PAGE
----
I found it very interesting how they were able to isolate such genes and figure out which ones came from what places and how they ended up where they are today. They were so accurate with their data that they were able to conclude that the third migration from Asia to America accounted for 10% of the genetic background of Canada’s Chipewyan people.
Here is the article.
After reading section four I wanted to look up more information on Lucy. I found this short video on YouTube about how she received her name. Donald Jonanson explains his thoughts and what his team was thinking when they found Lucy. He even mentioned that when he named her she felt more like an individual then just a piece of bones that they dug up. This is related to our course since it talks about Lucy and how she came to be. For a video so short I thought it was very informational and entertaining. I do wish it was longer to learn more but it was enough to make it interesting. I learned more about Lucy from Donald’s perception, which gave me an idea on how an anthropologist thinks.
I came across this article when I was researching some of the different tool examples ancient ancestors used. I was curious on all the different types of tools they used and when I saw the title of this article I had to read it. This article explains that their might be an older tool-maker then anthropologists originally thought. The fossilized skeleton of Australopithecus sediba was dated to 250,000 years earlier then the oldest known tool-maker. It is even discussed that Australopithecus sediba could be the first direct ancestor of humans. This relates to this class because we talked about who the anthropologists believed were our first ancestors were and how they developed into humans today. I really enjoyed this article because it just goes to show that there is always more things to find out there to better understand our history.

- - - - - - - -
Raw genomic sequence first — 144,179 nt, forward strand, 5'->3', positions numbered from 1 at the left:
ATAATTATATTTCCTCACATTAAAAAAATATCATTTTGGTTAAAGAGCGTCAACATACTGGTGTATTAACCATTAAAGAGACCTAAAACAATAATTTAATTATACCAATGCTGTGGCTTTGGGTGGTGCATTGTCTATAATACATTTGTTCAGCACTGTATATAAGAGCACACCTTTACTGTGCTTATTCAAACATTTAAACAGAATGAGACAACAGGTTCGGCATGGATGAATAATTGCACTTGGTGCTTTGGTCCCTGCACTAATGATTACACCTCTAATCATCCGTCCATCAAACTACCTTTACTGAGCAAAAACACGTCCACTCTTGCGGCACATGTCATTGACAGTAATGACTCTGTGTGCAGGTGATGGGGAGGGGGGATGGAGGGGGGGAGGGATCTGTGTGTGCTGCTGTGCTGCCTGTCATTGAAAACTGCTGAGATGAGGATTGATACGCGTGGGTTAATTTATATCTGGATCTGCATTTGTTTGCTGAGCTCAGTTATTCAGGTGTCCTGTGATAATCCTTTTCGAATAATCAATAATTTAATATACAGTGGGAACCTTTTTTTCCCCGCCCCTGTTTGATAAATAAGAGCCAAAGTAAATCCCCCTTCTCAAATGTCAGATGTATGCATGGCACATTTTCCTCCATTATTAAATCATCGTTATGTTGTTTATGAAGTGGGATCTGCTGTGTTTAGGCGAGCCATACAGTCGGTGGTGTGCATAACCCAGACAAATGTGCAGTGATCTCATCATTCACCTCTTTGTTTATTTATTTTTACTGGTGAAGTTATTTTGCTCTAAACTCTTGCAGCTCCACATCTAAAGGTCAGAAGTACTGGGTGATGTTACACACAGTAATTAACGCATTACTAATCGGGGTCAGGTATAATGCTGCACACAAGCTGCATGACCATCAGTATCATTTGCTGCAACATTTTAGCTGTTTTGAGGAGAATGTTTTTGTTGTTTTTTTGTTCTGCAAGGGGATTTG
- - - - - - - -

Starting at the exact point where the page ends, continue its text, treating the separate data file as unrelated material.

I happened to come across this article by searching the google search engine while looking for topics about this course ISS 220.
This article is about taking an extremely old gene from bacteria and inserting it into a modern day bacteria and watching its reaction and how it adapts. This took place at Georgia Tech. Researchers resurrected a 500 million year old gene from bacteria and inserted it into modern-day Escherichia coli. They then study to see how it adapts and evolves to its new environment so they can see how it might have reacted back millions of years ago.
This relates to this course because we have talked many times about species and other things adapting and evolving due to environmental pressures it is faced with.
I thought this was an interesting experiment and its very cool how they can resurrect things from so long ago and and put it into modern organisms. Makes me really think and want to find out how all these cells and bacterias would react in these different enviorments.